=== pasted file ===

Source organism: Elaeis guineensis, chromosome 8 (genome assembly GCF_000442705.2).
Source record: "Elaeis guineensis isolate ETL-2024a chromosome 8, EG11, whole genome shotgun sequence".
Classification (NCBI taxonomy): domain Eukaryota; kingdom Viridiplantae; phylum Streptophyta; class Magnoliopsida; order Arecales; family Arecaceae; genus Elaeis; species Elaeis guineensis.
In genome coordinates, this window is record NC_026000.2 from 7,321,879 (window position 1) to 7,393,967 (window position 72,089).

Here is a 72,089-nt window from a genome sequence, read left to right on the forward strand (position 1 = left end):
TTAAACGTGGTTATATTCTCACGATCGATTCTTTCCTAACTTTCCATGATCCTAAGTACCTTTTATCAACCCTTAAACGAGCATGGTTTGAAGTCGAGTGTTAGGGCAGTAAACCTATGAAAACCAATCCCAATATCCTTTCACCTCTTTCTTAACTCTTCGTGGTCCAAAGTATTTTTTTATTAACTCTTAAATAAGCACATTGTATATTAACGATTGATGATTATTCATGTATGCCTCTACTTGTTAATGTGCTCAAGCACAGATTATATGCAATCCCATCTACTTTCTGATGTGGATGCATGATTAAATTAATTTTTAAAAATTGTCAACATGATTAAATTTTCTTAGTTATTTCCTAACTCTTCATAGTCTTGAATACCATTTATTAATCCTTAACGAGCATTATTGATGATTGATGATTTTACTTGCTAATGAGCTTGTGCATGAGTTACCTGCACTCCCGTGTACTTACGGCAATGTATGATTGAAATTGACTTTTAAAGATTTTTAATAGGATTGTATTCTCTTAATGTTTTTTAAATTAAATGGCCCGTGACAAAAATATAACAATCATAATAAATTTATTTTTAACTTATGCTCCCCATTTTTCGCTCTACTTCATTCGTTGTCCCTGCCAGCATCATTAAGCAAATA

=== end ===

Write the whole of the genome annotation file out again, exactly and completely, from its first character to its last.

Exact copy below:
Source organism: Elaeis guineensis, chromosome 8 (genome assembly GCF_000442705.2).
Source record: "Elaeis guineensis isolate ETL-2024a chromosome 8, EG11, whole genome shotgun sequence".
Classification (NCBI taxonomy): domain Eukaryota; kingdom Viridiplantae; phylum Streptophyta; class Magnoliopsida; order Arecales; family Arecaceae; genus Elaeis; species Elaeis guineensis.
In genome coordinates, this window is record NC_026000.2 from 7,321,879 (window position 1) to 7,393,967 (window position 72,089).

Here is a 72,089-nt window from a genome sequence, read left to right on the forward strand (position 1 = left end):
TTAAACGTGGTTATATTCTCACGATCGATTCTTTCCTAACTTTCCATGATCCTAAGTACCTTTTATCAACCCTTAAACGAGCATGGTTTGAAGTCGAGTGTTAGGGCAGTAAACCTATGAAAACCAATCCCAATATCCTTTCACCTCTTTCTTAACTCTTCGTGGTCCAAAGTATTTTTTTATTAACTCTTAAATAAGCACATTGTATATTAACGATTGATGATTATTCATGTATGCCTCTACTTGTTAATGTGCTCAAGCACAGATTATATGCAATCCCATCTACTTTCTGATGTGGATGCATGATTAAATTAATTTTTAAAAATTGTCAACATGATTAAATTTTCTTAGTTATTTCCTAACTCTTCATAGTCTTGAATACCATTTATTAATCCTTAACGAGCATTATTGATGATTGATGATTTTACTTGCTAATGAGCTTGTGCATGAGTTACCTGCACTCCCGTGTACTTACGGCAATGTATGATTGAAATTGACTTTTAAAGATTTTTAATAGGATTGTATTCTCTTAATGTTTTTTAAATTAAATGGCCCGTGACAAAAATATAACAATCATAATAAATTTATTTTTAACTTATGCTCCCCATTTTTCGCTCTACTTCATTCGTTGTCCCTGCCAGCATCATTAAGCAAATA